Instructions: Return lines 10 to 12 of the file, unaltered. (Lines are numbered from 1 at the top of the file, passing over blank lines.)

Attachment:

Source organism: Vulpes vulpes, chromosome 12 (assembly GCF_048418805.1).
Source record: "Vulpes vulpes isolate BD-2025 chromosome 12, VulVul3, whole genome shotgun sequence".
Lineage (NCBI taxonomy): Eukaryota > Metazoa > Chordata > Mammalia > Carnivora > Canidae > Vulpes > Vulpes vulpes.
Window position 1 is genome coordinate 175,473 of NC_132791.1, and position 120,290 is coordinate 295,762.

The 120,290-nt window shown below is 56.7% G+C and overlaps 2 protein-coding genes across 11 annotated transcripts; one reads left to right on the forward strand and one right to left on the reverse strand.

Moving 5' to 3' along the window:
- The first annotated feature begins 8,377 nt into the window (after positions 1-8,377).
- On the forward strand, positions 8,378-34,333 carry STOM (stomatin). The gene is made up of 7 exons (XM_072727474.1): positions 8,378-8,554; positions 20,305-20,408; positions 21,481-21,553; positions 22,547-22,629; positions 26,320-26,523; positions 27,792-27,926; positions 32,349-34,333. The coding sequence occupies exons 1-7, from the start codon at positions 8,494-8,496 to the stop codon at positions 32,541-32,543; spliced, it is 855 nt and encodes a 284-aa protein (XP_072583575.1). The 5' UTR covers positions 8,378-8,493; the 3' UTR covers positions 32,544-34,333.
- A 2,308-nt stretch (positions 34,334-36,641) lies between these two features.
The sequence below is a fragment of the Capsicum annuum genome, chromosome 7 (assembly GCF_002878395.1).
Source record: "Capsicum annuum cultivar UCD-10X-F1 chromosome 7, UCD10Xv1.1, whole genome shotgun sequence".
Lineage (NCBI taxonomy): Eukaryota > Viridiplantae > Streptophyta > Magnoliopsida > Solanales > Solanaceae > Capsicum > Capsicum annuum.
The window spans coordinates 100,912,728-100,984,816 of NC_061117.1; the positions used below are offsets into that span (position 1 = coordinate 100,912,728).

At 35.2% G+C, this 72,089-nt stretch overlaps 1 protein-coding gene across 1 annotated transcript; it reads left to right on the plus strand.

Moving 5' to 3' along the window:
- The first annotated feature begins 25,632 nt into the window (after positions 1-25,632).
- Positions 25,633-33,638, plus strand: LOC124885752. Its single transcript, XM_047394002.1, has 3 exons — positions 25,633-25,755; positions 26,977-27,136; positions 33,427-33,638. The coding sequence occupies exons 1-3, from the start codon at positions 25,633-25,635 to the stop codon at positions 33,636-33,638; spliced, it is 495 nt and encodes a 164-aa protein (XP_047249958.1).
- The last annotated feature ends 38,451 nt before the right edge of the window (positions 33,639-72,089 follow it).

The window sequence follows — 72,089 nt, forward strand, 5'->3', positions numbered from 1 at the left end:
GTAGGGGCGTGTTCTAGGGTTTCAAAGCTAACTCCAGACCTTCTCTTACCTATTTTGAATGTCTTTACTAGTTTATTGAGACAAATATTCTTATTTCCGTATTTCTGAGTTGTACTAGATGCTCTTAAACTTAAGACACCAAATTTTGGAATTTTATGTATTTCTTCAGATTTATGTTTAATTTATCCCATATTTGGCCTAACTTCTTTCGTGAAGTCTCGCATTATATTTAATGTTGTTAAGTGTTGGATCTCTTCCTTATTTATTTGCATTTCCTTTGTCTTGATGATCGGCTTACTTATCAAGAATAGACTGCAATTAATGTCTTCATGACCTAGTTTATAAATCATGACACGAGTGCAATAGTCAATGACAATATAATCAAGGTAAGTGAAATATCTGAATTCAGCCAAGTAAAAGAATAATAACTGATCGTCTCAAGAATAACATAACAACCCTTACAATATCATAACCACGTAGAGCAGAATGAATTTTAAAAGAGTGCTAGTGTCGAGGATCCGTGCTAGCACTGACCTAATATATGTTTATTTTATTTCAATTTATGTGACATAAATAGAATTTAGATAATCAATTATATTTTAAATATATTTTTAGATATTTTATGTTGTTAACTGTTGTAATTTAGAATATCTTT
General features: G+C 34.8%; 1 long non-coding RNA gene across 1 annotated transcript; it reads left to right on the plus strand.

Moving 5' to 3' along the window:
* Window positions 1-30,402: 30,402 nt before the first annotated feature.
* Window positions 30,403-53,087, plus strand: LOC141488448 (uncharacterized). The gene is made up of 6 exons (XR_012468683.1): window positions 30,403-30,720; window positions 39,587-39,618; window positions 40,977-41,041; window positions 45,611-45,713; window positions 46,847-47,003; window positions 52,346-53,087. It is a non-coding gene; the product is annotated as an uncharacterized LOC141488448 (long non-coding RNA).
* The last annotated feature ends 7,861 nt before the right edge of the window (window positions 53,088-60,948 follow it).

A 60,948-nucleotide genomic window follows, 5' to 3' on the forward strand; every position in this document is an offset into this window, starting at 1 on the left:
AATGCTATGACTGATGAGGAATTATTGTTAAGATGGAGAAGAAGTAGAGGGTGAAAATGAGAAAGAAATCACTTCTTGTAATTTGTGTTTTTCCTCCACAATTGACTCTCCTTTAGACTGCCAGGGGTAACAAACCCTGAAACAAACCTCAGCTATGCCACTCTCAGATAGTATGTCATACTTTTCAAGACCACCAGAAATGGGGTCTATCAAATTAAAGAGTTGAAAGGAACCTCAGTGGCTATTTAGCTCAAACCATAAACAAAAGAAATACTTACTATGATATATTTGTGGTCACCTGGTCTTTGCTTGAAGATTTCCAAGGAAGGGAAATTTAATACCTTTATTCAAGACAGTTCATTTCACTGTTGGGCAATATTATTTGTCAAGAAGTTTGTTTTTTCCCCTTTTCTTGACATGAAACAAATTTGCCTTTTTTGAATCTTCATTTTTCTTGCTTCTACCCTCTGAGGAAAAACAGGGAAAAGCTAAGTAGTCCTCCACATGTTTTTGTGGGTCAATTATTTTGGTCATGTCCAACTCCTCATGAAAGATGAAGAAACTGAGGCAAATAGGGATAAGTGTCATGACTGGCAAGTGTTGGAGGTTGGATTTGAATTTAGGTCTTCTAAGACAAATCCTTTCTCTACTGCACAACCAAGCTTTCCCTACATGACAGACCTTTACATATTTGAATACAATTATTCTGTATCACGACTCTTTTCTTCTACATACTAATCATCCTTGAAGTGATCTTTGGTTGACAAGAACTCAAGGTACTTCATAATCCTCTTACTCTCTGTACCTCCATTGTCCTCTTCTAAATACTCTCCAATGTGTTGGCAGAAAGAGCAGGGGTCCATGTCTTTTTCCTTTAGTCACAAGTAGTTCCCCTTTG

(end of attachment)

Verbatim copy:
The sequence below is a fragment of the Capsicum annuum genome, chromosome 7 (assembly GCF_002878395.1).
Source record: "Capsicum annuum cultivar UCD-10X-F1 chromosome 7, UCD10Xv1.1, whole genome shotgun sequence".
Lineage (NCBI taxonomy): Eukaryota > Viridiplantae > Streptophyta > Magnoliopsida > Solanales > Solanaceae > Capsicum > Capsicum annuum.